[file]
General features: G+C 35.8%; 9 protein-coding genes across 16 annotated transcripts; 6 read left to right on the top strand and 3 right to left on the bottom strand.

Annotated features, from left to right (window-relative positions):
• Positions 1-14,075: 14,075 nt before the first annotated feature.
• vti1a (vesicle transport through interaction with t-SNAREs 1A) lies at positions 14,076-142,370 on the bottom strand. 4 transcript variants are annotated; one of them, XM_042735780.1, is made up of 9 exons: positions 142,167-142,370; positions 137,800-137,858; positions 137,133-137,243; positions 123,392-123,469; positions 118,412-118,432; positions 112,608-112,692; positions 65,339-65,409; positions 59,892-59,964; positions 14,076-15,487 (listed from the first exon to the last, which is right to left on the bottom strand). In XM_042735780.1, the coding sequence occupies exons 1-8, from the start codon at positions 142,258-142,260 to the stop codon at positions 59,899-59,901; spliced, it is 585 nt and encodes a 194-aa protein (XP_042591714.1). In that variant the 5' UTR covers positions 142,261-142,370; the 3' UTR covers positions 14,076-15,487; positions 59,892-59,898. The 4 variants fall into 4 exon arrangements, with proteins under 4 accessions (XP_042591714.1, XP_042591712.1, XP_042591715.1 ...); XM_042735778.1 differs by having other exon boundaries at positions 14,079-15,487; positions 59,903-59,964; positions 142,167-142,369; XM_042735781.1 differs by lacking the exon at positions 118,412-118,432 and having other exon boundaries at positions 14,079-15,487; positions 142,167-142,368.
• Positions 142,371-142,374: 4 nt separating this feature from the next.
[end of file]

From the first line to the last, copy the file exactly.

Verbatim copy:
General features: G+C 35.8%; 9 protein-coding genes across 16 annotated transcripts; 6 read left to right on the top strand and 3 right to left on the bottom strand.

Annotated features, from left to right (window-relative positions):
• Positions 1-14,075: 14,075 nt before the first annotated feature.
• vti1a (vesicle transport through interaction with t-SNAREs 1A) lies at positions 14,076-142,370 on the bottom strand. 4 transcript variants are annotated; one of them, XM_042735780.1, is made up of 9 exons: positions 142,167-142,370; positions 137,800-137,858; positions 137,133-137,243; positions 123,392-123,469; positions 118,412-118,432; positions 112,608-112,692; positions 65,339-65,409; positions 59,892-59,964; positions 14,076-15,487 (listed from the first exon to the last, which is right to left on the bottom strand). In XM_042735780.1, the coding sequence occupies exons 1-8, from the start codon at positions 142,258-142,260 to the stop codon at positions 59,899-59,901; spliced, it is 585 nt and encodes a 194-aa protein (XP_042591714.1). In that variant the 5' UTR covers positions 142,261-142,370; the 3' UTR covers positions 14,076-15,487; positions 59,892-59,898. The 4 variants fall into 4 exon arrangements, with proteins under 4 accessions (XP_042591714.1, XP_042591712.1, XP_042591715.1 ...); XM_042735778.1 differs by having other exon boundaries at positions 14,079-15,487; positions 59,903-59,964; positions 142,167-142,369; XM_042735781.1 differs by lacking the exon at positions 118,412-118,432 and having other exon boundaries at positions 14,079-15,487; positions 142,167-142,368.
• Positions 142,371-142,374: 4 nt separating this feature from the next.